"I don't know how long I was staring at Two Ships and a Steamer Sailing Past a Port" Anna Piper-thompson

On The Last Day of Freedom before the second lockdown, I visited Kettle’s Yard to view the Alfred Wallis Rediscovered exhibition, Alfred Wallis (1855-1942) being a Cornish fisherman and influential modernist artist who was a member of the St Ives Art Colony.

I had been wanting to visit the gallery all term; it was one of the few Cambridge-bucket-list-worthy things that Corona would permit me to do. What I realise now – entering Kettle’s Yard as a Fresher, experiencing the first twinges of homesickness, about to have what little freedom I had found curtailed – is that my visit was fate (and yes, I am a fate-believing, knock-on-wood sort of girl).

This exhibition came with an experience I was entirely unprepared for: a complementary pang of nostalgia. What was my childhood doing, mounted on a wall in Cambridge, 330 miles from the place where I grew up?

I was lost to these paintings. They are not realist by any means, but that is the point. It is, perhaps, their energy and whimsical approach to perspective which allowed my childhood to echo through them. In other words, it was simply my own self-projection that took me back. I saw myself running over the crayon marks of the sand, my child’s feet playing in the foaming acrylic paint.

“He often used scrap cardboard or items washed up on the shore, allowing the bends and marks to guide his art rather than fighting against them.”

As the Technique and Style section of the exhibition demonstrated, one of the most appealing aspects of Wallis’ art is his use of unconventional materials. He often used scrap cardboard or items washed up on the shore, allowing the bends and marks to guide his art rather than fighting against them. This grants his art a quality of free movement which mimics the natural and irregular flow of the waves he paints – waves on which the artist and onlooker are frequently placed within. In these times of lockdown, we could all take a leaf out of his book and delve into the search for freedom and self-expression within the limitations we are faced with.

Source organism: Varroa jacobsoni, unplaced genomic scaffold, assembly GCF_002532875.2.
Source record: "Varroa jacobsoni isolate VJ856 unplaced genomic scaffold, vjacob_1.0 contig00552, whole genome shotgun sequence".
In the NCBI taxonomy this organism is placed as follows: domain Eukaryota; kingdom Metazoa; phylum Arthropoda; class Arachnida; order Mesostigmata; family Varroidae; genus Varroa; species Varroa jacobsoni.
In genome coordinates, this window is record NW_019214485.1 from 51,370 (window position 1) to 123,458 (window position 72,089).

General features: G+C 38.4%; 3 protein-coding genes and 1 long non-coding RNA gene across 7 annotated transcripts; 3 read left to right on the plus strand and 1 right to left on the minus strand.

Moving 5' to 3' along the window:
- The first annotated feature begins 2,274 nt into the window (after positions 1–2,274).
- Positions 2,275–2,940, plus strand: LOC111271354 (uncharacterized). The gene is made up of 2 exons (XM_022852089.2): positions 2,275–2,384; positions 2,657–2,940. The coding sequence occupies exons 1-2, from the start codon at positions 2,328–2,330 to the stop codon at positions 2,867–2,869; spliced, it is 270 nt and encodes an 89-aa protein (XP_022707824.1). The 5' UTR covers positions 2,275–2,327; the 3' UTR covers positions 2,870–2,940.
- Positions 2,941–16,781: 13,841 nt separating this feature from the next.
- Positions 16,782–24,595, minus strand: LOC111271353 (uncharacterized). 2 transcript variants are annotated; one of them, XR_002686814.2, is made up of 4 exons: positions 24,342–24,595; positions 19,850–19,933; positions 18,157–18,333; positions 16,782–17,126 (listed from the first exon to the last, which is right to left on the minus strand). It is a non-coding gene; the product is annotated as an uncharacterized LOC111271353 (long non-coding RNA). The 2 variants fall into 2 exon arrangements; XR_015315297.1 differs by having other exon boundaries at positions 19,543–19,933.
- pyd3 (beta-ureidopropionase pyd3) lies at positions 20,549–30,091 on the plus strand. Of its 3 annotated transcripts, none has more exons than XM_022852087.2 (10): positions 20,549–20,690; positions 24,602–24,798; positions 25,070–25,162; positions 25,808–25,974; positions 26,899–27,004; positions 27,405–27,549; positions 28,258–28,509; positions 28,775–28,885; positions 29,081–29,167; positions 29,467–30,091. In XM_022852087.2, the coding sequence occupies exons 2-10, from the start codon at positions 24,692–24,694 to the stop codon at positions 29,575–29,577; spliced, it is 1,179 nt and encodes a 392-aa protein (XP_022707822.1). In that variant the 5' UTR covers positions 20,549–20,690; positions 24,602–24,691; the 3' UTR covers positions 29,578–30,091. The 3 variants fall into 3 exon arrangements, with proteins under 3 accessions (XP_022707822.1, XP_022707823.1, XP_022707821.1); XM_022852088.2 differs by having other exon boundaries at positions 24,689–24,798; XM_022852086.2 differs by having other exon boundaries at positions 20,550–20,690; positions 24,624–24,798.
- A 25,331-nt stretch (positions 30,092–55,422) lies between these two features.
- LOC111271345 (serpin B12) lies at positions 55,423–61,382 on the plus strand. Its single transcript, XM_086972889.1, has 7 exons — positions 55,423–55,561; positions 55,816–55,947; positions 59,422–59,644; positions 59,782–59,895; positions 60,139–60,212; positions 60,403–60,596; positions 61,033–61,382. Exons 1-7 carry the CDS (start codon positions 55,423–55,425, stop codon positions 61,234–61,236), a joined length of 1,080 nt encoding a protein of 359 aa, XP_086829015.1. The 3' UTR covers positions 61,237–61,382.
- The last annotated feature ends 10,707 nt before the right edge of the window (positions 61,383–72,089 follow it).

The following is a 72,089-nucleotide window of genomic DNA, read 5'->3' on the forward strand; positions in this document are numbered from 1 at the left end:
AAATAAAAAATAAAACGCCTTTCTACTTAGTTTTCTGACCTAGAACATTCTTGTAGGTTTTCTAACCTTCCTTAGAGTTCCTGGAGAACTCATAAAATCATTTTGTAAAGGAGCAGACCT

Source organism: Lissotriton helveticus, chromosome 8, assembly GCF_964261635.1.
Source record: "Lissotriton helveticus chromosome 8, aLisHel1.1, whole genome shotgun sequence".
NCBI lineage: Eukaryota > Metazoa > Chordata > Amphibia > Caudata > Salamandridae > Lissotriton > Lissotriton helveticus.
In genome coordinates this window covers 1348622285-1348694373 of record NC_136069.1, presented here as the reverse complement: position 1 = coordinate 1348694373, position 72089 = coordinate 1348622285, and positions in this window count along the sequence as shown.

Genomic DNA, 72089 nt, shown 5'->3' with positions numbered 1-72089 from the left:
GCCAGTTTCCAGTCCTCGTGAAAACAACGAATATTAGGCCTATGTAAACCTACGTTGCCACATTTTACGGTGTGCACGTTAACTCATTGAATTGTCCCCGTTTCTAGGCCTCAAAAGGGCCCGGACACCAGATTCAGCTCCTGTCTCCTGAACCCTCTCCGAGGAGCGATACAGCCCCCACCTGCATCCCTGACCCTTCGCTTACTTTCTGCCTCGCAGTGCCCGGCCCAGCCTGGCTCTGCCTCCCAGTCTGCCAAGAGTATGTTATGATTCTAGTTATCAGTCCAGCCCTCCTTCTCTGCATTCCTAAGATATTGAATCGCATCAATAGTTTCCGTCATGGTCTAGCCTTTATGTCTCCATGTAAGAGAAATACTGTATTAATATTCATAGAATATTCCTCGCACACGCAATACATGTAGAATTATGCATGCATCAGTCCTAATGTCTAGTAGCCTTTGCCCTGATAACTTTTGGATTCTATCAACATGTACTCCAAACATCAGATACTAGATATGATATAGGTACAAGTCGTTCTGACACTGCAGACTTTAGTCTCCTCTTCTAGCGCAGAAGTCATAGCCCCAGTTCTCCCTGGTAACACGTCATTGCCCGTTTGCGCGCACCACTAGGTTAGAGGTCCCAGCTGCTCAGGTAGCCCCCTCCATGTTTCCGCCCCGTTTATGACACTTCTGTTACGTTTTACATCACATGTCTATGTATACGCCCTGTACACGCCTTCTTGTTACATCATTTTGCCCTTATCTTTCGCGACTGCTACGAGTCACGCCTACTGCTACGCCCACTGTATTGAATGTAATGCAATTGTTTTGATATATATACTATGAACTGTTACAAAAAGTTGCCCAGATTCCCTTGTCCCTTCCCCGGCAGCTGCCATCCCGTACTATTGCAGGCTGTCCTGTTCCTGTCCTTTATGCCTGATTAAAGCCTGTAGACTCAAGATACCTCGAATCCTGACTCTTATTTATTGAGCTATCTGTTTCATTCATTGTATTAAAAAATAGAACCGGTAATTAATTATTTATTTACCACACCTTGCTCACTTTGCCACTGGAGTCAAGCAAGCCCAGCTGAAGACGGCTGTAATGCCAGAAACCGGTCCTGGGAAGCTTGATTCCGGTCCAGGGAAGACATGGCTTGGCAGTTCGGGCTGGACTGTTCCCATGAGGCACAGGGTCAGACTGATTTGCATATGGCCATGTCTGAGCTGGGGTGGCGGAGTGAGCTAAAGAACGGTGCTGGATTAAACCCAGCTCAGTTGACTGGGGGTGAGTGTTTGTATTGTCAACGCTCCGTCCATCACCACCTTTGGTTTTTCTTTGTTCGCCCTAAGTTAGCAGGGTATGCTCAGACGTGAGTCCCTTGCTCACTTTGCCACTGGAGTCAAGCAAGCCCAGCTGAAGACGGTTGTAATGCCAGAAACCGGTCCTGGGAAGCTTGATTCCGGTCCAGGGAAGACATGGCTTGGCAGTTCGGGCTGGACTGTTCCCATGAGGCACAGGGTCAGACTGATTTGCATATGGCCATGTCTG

Kettle's Yard offered a brief respite between lockdownsAnna Piper-Thompson

He has a playfulness that is embodied in his art across a range of mediums, from entirely purple crayon sketches to painted vases to acrylic paint on cardboard still bearing the pin marks from when he hung them on his own wall. A bit of Cornwall, and his life, is held within these scraps of cardboard (mostly from grocery boxes, as it turns out).

“I had known that port; there was something so intimate about it.”

Wallis said that he turned to art “for comfort”, to combat loneliness after the death of his wife. His works are a patchwork, often drawn from memory. My own memories materialised in the stitching. I don’t know how long I spent staring at one particular painting, Two Ships and Steamer Sailing Past a Port, but it was long enough for my housemate to strike up a friendship with another gallery visitor. She was showing him her sketchbook when I snapped back to reality, my adult feet unexpectedly planted on an unfamiliar white floor. I had known that port; there was something so intimate about it.


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I bought three postcards of the piece. I sent one to my grandma, one to my mum, and kept the third to pin to my notice board. Surprisingly, they had also seen exhibitions of Wallis’s work and recognised his distinctive style. It got me thinking about art, how it joins people together and travels through time and place, how our views on it change depending on where we see it. For me, this art was nostalgic, but for my Mum who viewed it in the St Ives Tate “years ago”, it was like seeing through a window with another’s eyes. Often, it is hard to tell, in such an uncomfortable masking, whether one enjoys the view. I certainly did.

In any case, Cornwall now lives, fragmented, in all three of our homes, none of which look out onto the bay, all of which are miles from the sea. We can all look at these postcards and think of each other, and of Cornwall. Art can be a vessel for remembrance, for self-projection and meditation, and sometimes for company, both for the artist and the viewer. In many ways art belongs to all of us, in more than just the pinning of a replica to a notice board, or a magnet to the fridge. It gives us a new window into our own lives.